The following Op-Ed was written by Working Lands Alliance, Chair, Terry Jones, and was published in the Connecticut Post on Sunday, November 4, 2018.
We, the citizens of Connecticut, have a special opportunity to come together with a “yes” vote on Question #2 on next Tuesday’s ballot. For the first time in history, we have a state referendum pertaining to our natural environment. A consensus vote would be a powerful antidote to the vitriol that pervades most political discourse these days.
Let’s be honest – when in the voting booth, we tend to be intimidated by referendum questions that ask, “Shall the Constitution of the State be amended to…”, and go on at length with legal language. Honestly, many of us tend to skip over it in our haste.
Please do not skip Question #2!
Generations of Connecticut citizens have given their time and treasure to protect park lands, forests, lakes, and beaches for future enjoyment by all.
Public land is one of the best investments we have made in Connecticut. Our state parks and forests attract over 8 million visitors, generate over $1 billion in revenue for the state, and support over 9,000 private sector jobs every year. For many, our state forests and parks are their only source to enjoy the outdoors and open space. Public lands are there for everyone. That’s why most Connecticut state parks and forests are free, providing local places for relaxation, inspiration, and for kids to explore and learn about nature.
From time to time over the years, the General Assembly – in the closing hours of its session – will quietly sell or swap some portion of this public land in a “conveyance bill” that does not provide for public input. These are the people’s lands, and thus, people should have an opportunity to voice their opinions. Certainly, there are instances when a sale or swap may be justified. However, these transactions should be transparent including the opportunity for citizen input.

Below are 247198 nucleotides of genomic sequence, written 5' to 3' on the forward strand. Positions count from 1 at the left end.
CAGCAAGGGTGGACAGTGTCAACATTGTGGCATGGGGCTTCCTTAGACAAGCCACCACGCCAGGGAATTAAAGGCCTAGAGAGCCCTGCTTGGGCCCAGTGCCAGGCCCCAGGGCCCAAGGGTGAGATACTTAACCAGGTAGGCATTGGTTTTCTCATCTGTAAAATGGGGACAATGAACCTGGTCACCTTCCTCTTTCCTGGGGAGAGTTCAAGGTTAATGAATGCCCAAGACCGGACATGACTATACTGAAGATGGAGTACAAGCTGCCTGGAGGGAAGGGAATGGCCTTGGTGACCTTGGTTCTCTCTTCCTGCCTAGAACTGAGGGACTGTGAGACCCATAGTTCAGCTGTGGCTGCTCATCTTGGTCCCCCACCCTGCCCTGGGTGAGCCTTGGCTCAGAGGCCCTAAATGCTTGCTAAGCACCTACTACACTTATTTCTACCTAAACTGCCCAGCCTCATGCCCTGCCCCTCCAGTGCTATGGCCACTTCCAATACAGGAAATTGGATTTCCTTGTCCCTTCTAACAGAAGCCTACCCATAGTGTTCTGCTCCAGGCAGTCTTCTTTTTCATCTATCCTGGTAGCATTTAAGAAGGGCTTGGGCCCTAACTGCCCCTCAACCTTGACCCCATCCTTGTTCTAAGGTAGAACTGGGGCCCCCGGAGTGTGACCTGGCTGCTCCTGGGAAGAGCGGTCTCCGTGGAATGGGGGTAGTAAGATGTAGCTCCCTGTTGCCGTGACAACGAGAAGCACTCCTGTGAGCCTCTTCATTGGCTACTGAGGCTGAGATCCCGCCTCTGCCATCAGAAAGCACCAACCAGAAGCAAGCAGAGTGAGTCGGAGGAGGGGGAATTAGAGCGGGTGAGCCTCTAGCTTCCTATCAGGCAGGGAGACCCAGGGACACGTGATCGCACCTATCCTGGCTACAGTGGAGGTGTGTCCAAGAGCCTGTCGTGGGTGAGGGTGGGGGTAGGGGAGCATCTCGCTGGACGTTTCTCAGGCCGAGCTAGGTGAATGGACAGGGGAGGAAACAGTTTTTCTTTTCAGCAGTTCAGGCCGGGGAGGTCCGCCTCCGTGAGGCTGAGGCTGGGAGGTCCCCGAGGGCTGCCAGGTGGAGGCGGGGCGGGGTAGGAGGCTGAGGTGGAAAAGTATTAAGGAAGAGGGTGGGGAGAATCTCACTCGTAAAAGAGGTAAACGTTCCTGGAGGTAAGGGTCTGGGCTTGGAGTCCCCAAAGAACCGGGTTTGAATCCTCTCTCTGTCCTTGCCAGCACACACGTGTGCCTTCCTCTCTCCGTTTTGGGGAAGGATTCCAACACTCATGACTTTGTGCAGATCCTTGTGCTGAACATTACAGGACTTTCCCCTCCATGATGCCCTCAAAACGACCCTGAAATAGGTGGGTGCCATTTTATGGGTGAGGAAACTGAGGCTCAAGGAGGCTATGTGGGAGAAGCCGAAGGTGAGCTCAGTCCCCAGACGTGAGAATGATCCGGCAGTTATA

Voting ‘yes’ would amend the Constitution of the State to require a public hearing and a 2/3 vote from the General Assembly before your state parks and forests could be sold, swapped, or given away to private companies or local governments. Other less important public lands would only require a simple majority vote.
As you pass by your favorite public park or forest land, think how its natural beauty brightens your spirits. I did just that recently while visiting one of my favorites – Osbornedale State Park in Derby. The oaks, beech, and occasional sugar maples were cloaked in their fall colors – unusually vivid for early November. My heart was filled with gratitude for Mrs. Frances Osborne Kellogg who gave her land for our Connecticut citizens to enjoy in perpetuity.
Last Monday, I was surprised by a fleeting double rainbow that hung from clouds above the protected forests of our Means Brook Valley that runs through Monroe and Shelton. The message in the sunburst of color was clear: lands preserved with your (public) money should not be sold off without an opportunity for you to speak your mind first.
Echoing in my mind is this refrain:
“Public lands belong to you, Please vote ‘Yes’ on Question #2!”